Elon Musk’s self-avowed status as a “free speech absolutist” raises the possibility he will lift the ban on people whose Twitter accounts have been permanently suspended from the platform. The world’s richest man, who has agreed to buy Twitter for $44bn (£34bn), has said he prefers giving users a “timeout” instead of a lifelong ban.
Here are some of the most high-profile figures banned from Twitter who might be hoping for a reprieve.
The then US president’s account was suspended on 8 January 2021, two days after the storming of the US Capitol. Announcing the ban, Twitter cited Trump’s repeated violations of the company’s rules and the risk of the “further incitement of violence”. Trump, who had more than 88 million followers when he was banned, said on Monday he does not intend to return to Twitter, sticking with his rival platform, Truth Social.
Marjorie Taylor Greene
The personal account of the Republican Georgia congresswoman was suspended permanently in January this year for violating policies on coronavirus misinformation. She has since expressed hope, on her official government account, that she would again be able to tweet using her private profile in the wake of the Musk deal.
The rightwing conspiracy theorist’s account, and that of his Infowars website, were suspended in 2018 due to violations of the platform’s abusive behaviour policy. The two accounts had about 1.3 million followers combined.
The rightwing writer was banned in 2016 for his role in the online abuse of actor Leslie Jones over her role in a reboot of Ghostbusters. Yiannopoulos told Breitbart.com his suspension was “cowardly” and evidence that Twitter was a “no-go zone for conservatives”.
Politics for All
The popular UK news aggregation service was banned in the UK in January for violating the rules on platform manipulation and spam. Its success at going viral on Twitter had attracted hundreds of thousands of followers, including MPs and government ministers.
One of the UK’s most prominent conspiracy theorists, Icke was banned in 2020 for violating policies on coronavirus misinformation. The former BBC presenter had made numerous unfounded claims about the virus on several internet platforms, including a discredited theory that it was linked to the rollout of the 5G mobile network.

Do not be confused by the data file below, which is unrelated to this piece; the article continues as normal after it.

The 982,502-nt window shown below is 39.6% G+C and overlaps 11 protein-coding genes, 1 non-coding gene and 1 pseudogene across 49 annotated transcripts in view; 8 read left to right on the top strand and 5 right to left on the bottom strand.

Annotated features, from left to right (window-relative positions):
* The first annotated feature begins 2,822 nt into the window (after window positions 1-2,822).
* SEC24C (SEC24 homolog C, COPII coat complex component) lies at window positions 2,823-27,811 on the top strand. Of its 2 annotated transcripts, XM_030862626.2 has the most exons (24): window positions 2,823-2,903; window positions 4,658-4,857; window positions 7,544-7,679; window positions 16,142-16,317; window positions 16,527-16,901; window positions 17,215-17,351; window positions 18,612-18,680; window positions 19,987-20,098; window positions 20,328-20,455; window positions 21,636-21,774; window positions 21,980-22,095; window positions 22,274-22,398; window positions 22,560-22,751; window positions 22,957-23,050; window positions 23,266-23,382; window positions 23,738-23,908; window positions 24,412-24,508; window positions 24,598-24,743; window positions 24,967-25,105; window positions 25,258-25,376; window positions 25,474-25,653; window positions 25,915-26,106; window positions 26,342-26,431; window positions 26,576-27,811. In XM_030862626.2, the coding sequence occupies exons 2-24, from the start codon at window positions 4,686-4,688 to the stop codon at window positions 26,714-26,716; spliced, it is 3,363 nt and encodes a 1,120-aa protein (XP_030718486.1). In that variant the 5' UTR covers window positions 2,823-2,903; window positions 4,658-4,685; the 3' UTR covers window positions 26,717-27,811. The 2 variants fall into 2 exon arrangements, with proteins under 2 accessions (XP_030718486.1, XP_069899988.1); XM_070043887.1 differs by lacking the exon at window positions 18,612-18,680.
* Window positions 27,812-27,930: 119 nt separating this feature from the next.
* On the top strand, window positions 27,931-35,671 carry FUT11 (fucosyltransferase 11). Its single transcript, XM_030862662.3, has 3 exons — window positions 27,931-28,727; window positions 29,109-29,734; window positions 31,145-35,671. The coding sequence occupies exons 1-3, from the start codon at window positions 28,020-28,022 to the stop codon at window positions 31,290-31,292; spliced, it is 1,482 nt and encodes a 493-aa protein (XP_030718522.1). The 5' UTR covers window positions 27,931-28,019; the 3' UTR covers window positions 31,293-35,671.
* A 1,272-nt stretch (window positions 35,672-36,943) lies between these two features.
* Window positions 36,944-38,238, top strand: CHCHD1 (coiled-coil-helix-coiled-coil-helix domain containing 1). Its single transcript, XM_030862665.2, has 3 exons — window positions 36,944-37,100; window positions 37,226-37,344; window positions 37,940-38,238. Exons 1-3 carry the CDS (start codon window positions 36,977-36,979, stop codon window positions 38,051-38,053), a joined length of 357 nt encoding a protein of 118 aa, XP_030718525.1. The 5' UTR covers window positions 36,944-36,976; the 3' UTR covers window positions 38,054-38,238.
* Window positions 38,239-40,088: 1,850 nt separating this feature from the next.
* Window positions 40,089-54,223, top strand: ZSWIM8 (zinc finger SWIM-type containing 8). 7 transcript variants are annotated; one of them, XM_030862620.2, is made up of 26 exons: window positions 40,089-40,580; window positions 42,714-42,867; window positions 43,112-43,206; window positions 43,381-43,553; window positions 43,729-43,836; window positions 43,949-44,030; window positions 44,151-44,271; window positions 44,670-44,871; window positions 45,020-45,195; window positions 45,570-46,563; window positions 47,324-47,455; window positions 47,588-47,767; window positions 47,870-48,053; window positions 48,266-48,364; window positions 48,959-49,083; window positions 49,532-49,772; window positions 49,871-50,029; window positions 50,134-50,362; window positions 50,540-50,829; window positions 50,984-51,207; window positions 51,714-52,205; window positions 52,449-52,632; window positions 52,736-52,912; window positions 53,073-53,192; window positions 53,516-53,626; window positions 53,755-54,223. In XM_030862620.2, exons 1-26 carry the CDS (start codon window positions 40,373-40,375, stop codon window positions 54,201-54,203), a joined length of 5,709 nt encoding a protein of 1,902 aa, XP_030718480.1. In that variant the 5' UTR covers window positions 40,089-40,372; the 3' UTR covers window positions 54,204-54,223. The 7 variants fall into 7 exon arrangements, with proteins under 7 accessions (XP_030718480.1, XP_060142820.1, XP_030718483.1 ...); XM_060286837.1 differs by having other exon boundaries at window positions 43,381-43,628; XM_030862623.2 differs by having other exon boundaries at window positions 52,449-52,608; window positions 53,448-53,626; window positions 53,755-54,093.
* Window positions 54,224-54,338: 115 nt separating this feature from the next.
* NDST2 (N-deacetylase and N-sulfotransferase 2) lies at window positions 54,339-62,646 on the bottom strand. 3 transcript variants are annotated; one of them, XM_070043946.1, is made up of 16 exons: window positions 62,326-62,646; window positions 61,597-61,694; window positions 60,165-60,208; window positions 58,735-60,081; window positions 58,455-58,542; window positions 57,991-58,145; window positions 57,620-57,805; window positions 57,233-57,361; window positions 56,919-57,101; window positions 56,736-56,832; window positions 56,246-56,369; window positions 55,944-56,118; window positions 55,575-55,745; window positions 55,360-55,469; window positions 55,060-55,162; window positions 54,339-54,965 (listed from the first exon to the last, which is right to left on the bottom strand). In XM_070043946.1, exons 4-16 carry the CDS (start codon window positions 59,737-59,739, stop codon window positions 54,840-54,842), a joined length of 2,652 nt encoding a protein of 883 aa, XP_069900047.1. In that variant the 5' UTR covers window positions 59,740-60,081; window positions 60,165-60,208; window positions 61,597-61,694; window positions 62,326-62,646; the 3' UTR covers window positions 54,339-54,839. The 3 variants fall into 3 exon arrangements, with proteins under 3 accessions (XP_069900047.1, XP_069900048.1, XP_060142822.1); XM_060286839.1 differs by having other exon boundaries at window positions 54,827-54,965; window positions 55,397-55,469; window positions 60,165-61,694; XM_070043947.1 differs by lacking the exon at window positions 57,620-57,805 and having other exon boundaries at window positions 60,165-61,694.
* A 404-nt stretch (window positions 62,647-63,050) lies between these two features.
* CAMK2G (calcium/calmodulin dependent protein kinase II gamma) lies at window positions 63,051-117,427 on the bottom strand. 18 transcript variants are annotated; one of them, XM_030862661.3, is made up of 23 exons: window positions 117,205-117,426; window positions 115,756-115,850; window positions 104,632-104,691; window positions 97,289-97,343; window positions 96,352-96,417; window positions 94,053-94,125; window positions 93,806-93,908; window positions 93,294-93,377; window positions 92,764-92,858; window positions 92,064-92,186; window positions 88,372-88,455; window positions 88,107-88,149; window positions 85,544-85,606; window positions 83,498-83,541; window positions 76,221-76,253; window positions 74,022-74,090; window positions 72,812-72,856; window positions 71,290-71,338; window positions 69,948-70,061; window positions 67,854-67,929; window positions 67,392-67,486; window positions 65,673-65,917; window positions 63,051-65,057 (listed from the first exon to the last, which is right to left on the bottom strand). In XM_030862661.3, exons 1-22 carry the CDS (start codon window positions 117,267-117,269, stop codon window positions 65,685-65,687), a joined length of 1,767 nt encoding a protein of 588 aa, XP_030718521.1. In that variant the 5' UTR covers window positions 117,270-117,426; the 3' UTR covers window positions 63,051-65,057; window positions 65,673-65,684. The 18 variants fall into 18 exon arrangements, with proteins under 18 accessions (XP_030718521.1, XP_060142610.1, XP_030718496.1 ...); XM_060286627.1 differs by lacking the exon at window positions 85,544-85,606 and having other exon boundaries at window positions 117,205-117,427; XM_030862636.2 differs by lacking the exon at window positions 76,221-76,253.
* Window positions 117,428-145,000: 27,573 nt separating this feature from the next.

The British rightwing commentator’s account was permanently suspended in 2020 for violating the platform’s “hateful conduct” policy. Hopkins, who had more than 1.1 million followers, was removed to “keep Twitter safe”, according to the company. Her historic comments had included comparing migrants to cockroaches and claiming the photograph of a dead Syrian boy lying on a beach, which had prompted a wave of compassion across Europe, was staged.
The US independent journalist was banned for violating the site’s coronavirus misinformation rules. He has subsequently filed a federal lawsuit against Twitter seeking his reinstatement.
The account of the former Trump adviser was suspended in 2020 after he called for the beheading of Dr Anthony Fauci, a key figure in the US government battle against Covid-19, and the FBI director, Christopher Wray. He also called for the posting of their heads outside the White House as a “warning”.
The former Ku Klux Klan grand wizard had his account permanently suspended in 2020 due to repeated violations of Twitter rules on hateful conduct. Twitter’s decision to permanently ban Duke came more than a decade after he created his account, in 2009, and more than eight years after he started posting regularly, in 2012.